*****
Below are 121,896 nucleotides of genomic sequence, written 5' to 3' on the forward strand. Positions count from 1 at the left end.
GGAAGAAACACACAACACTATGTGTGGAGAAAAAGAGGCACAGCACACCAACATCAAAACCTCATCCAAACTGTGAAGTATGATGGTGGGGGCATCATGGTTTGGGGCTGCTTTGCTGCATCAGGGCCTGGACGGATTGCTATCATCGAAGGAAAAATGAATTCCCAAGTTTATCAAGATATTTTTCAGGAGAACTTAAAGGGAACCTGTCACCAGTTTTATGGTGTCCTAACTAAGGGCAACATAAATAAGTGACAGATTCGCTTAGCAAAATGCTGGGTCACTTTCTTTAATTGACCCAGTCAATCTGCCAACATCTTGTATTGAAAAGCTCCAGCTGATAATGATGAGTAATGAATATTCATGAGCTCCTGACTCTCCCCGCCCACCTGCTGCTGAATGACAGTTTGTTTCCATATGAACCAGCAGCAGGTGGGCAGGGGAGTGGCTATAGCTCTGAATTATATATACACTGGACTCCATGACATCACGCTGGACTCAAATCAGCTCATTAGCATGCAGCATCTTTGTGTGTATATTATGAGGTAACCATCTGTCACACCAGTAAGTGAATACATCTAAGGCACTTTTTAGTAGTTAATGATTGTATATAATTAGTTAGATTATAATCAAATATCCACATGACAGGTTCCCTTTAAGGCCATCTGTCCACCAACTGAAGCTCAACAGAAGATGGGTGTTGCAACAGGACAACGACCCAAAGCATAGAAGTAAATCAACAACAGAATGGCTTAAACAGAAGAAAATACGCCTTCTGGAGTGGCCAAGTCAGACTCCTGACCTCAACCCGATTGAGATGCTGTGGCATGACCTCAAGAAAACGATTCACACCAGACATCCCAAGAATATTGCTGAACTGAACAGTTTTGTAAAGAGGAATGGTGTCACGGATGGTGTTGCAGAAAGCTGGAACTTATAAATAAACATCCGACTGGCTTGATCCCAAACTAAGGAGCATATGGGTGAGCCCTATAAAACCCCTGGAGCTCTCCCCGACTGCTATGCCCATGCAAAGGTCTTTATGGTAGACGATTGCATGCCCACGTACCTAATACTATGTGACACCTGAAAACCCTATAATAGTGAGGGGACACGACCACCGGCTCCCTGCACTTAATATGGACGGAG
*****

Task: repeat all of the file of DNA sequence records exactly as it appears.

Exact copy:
Below are 121,896 nucleotides of genomic sequence, written 5' to 3' on the forward strand. Positions count from 1 at the left end.
GGAAGAAACACACAACACTATGTGTGGAGAAAAAGAGGCACAGCACACCAACATCAAAACCTCATCCAAACTGTGAAGTATGATGGTGGGGGCATCATGGTTTGGGGCTGCTTTGCTGCATCAGGGCCTGGACGGATTGCTATCATCGAAGGAAAAATGAATTCCCAAGTTTATCAAGATATTTTTCAGGAGAACTTAAAGGGAACCTGTCACCAGTTTTATGGTGTCCTAACTAAGGGCAACATAAATAAGTGACAGATTCGCTTAGCAAAATGCTGGGTCACTTTCTTTAATTGACCCAGTCAATCTGCCAACATCTTGTATTGAAAAGCTCCAGCTGATAATGATGAGTAATGAATATTCATGAGCTCCTGACTCTCCCCGCCCACCTGCTGCTGAATGACAGTTTGTTTCCATATGAACCAGCAGCAGGTGGGCAGGGGAGTGGCTATAGCTCTGAATTATATATACACTGGACTCCATGACATCACGCTGGACTCAAATCAGCTCATTAGCATGCAGCATCTTTGTGTGTATATTATGAGGTAACCATCTGTCACACCAGTAAGTGAATACATCTAAGGCACTTTTTAGTAGTTAATGATTGTATATAATTAGTTAGATTATAATCAAATATCCACATGACAGGTTCCCTTTAAGGCCATCTGTCCACCAACTGAAGCTCAACAGAAGATGGGTGTTGCAACAGGACAACGACCCAAAGCATAGAAGTAAATCAACAACAGAATGGCTTAAACAGAAGAAAATACGCCTTCTGGAGTGGCCAAGTCAGACTCCTGACCTCAACCCGATTGAGATGCTGTGGCATGACCTCAAGAAAACGATTCACACCAGACATCCCAAGAATATTGCTGAACTGAACAGTTTTGTAAAGAGGAATGGTGTCACGGATGGTGTTGCAGAAAGCTGGAACTTATAAATAAACATCCGACTGGCTTGATCCCAAACTAAGGAGCATATGGGTGAGCCCTATAAAACCCCTGGAGCTCTCCCCGACTGCTATGCCCATGCAAAGGTCTTTATGGTAGACGATTGCATGCCCACGTACCTAATACTATGTGACACCTGAAAACCCTATAATAGTGAGGGGACACGACCACCGGCTCCCTGCACTTAATATGGACGGAG